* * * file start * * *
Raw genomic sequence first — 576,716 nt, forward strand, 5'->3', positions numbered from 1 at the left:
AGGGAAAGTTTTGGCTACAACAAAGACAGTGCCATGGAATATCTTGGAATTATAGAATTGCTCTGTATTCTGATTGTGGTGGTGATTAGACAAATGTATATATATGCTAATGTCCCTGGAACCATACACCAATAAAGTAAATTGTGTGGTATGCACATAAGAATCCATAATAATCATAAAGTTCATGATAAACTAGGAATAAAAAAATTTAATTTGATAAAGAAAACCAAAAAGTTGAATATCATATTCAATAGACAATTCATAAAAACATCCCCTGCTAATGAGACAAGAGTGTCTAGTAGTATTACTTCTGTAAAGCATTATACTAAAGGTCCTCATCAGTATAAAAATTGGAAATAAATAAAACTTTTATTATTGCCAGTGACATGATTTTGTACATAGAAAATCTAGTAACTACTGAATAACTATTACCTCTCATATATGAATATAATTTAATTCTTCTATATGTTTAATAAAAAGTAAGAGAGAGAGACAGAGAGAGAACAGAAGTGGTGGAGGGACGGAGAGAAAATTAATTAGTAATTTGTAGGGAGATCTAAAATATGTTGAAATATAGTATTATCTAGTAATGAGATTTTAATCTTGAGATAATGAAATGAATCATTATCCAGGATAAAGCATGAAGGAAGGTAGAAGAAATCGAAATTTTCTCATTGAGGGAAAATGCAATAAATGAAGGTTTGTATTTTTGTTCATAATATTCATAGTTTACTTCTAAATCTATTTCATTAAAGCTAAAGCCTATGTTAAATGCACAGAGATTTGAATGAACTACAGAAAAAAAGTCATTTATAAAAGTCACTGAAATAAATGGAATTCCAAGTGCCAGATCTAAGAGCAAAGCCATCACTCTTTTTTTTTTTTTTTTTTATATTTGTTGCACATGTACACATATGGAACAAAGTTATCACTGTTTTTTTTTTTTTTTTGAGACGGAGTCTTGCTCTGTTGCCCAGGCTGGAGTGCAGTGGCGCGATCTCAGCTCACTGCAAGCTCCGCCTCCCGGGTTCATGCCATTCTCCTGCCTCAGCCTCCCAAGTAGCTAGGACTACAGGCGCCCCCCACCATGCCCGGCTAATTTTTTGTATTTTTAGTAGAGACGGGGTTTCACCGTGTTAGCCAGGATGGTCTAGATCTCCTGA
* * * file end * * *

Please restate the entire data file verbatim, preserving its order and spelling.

Raw genomic sequence first — 576,716 nt, forward strand, 5'->3', positions numbered from 1 at the left:
AGGGAAAGTTTTGGCTACAACAAAGACAGTGCCATGGAATATCTTGGAATTATAGAATTGCTCTGTATTCTGATTGTGGTGGTGATTAGACAAATGTATATATATGCTAATGTCCCTGGAACCATACACCAATAAAGTAAATTGTGTGGTATGCACATAAGAATCCATAATAATCATAAAGTTCATGATAAACTAGGAATAAAAAAATTTAATTTGATAAAGAAAACCAAAAAGTTGAATATCATATTCAATAGACAATTCATAAAAACATCCCCTGCTAATGAGACAAGAGTGTCTAGTAGTATTACTTCTGTAAAGCATTATACTAAAGGTCCTCATCAGTATAAAAATTGGAAATAAATAAAACTTTTATTATTGCCAGTGACATGATTTTGTACATAGAAAATCTAGTAACTACTGAATAACTATTACCTCTCATATATGAATATAATTTAATTCTTCTATATGTTTAATAAAAAGTAAGAGAGAGAGACAGAGAGAGAACAGAAGTGGTGGAGGGACGGAGAGAAAATTAATTAGTAATTTGTAGGGAGATCTAAAATATGTTGAAATATAGTATTATCTAGTAATGAGATTTTAATCTTGAGATAATGAAATGAATCATTATCCAGGATAAAGCATGAAGGAAGGTAGAAGAAATCGAAATTTTCTCATTGAGGGAAAATGCAATAAATGAAGGTTTGTATTTTTGTTCATAATATTCATAGTTTACTTCTAAATCTATTTCATTAAAGCTAAAGCCTATGTTAAATGCACAGAGATTTGAATGAACTACAGAAAAAAAGTCATTTATAAAAGTCACTGAAATAAATGGAATTCCAAGTGCCAGATCTAAGAGCAAAGCCATCACTCTTTTTTTTTTTTTTTTTTATATTTGTTGCACATGTACACATATGGAACAAAGTTATCACTGTTTTTTTTTTTTTTTTGAGACGGAGTCTTGCTCTGTTGCCCAGGCTGGAGTGCAGTGGCGCGATCTCAGCTCACTGCAAGCTCCGCCTCCCGGGTTCATGCCATTCTCCTGCCTCAGCCTCCCAAGTAGCTAGGACTACAGGCGCCCCCCACCATGCCCGGCTAATTTTTTGTATTTTTAGTAGAGACGGGGTTTCACCGTGTTAGCCAGGATGGTCTAGATCTCCTGA